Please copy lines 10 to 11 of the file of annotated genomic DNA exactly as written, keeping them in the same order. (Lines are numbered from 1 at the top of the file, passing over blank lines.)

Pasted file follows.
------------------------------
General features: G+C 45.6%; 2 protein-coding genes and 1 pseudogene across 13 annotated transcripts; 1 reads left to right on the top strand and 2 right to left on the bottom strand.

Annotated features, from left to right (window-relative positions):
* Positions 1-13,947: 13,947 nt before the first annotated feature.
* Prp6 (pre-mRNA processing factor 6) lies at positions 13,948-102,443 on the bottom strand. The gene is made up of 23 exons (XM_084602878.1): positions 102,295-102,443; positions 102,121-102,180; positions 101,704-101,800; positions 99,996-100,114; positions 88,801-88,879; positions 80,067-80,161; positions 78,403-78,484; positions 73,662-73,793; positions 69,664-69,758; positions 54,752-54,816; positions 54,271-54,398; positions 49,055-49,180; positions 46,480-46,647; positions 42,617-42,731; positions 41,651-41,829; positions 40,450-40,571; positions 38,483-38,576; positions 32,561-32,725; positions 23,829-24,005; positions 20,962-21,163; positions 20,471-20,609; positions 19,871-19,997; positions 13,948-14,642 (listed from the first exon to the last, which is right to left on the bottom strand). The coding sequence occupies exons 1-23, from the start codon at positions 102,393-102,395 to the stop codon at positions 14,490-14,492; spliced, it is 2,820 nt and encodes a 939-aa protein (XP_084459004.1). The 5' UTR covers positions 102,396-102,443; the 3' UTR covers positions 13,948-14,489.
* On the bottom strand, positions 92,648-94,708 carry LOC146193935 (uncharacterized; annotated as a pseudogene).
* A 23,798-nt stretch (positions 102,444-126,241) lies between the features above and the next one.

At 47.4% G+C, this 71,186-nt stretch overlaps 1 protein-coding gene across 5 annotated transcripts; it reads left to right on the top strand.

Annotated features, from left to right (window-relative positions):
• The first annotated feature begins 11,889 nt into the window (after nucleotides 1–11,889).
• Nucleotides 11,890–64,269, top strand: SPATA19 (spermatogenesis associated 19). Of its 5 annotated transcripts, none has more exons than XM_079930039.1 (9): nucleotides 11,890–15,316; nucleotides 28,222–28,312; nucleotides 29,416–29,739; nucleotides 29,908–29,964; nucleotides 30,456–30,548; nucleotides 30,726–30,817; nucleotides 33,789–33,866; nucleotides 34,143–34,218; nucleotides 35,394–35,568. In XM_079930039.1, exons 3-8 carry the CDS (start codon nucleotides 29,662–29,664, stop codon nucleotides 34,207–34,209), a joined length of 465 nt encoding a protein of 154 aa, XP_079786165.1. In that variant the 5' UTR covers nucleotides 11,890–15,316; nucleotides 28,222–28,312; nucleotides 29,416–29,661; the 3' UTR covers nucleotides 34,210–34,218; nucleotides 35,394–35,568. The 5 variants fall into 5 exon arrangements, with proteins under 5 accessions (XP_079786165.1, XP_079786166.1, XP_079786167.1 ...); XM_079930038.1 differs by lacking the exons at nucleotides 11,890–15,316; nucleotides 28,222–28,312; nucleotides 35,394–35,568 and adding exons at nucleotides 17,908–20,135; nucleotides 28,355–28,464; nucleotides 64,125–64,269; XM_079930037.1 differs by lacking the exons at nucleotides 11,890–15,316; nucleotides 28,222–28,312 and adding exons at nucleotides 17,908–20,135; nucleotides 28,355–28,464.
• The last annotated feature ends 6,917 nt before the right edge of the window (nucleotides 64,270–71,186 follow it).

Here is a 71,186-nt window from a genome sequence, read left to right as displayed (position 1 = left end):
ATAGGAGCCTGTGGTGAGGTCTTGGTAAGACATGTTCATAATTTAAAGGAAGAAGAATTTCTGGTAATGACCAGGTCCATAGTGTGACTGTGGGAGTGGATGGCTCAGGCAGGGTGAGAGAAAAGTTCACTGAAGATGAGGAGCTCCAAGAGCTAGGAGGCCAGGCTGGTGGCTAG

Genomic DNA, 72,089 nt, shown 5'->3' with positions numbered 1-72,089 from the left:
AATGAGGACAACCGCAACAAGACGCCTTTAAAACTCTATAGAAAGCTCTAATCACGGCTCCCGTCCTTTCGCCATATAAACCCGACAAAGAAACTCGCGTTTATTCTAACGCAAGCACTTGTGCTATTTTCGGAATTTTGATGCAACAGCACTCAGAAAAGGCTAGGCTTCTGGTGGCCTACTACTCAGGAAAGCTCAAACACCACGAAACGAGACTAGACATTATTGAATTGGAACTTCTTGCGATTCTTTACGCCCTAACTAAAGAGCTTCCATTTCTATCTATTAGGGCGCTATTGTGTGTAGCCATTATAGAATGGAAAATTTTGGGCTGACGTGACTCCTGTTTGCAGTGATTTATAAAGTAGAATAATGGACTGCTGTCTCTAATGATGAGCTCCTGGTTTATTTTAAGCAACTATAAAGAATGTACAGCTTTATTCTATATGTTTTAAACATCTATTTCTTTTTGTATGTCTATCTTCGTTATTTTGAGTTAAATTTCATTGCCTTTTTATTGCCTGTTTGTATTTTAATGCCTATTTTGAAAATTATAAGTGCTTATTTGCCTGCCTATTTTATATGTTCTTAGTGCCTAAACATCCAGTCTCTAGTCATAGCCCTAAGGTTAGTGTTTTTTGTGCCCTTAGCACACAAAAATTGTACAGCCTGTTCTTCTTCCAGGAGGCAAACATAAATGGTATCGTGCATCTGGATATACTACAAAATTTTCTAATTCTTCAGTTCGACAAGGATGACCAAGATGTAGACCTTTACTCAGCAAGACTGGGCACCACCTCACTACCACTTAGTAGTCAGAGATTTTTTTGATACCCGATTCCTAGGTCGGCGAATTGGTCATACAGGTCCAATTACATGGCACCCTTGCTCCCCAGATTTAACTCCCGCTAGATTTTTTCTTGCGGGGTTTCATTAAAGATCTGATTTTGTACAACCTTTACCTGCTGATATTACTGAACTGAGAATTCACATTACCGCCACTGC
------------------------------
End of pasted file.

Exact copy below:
• Nucleotides 11,890–64,269, top strand: SPATA19 (spermatogenesis associated 19). Of its 5 annotated transcripts, none has more exons than XM_079930039.1 (9): nucleotides 11,890–15,316; nucleotides 28,222–28,312; nucleotides 29,416–29,739; nucleotides 29,908–29,964; nucleotides 30,456–30,548; nucleotides 30,726–30,817; nucleotides 33,789–33,866; nucleotides 34,143–34,218; nucleotides 35,394–35,568. In XM_079930039.1, exons 3-8 carry the CDS (start codon nucleotides 29,662–29,664, stop codon nucleotides 34,207–34,209), a joined length of 465 nt encoding a protein of 154 aa, XP_079786165.1. In that variant the 5' UTR covers nucleotides 11,890–15,316; nucleotides 28,222–28,312; nucleotides 29,416–29,661; the 3' UTR covers nucleotides 34,210–34,218; nucleotides 35,394–35,568. The 5 variants fall into 5 exon arrangements, with proteins under 5 accessions (XP_079786165.1, XP_079786166.1, XP_079786167.1 ...); XM_079930038.1 differs by lacking the exons at nucleotides 11,890–15,316; nucleotides 28,222–28,312; nucleotides 35,394–35,568 and adding exons at nucleotides 17,908–20,135; nucleotides 28,355–28,464; nucleotides 64,125–64,269; XM_079930037.1 differs by lacking the exons at nucleotides 11,890–15,316; nucleotides 28,222–28,312 and adding exons at nucleotides 17,908–20,135; nucleotides 28,355–28,464.
• The last annotated feature ends 6,917 nt before the right edge of the window (nucleotides 64,270–71,186 follow it).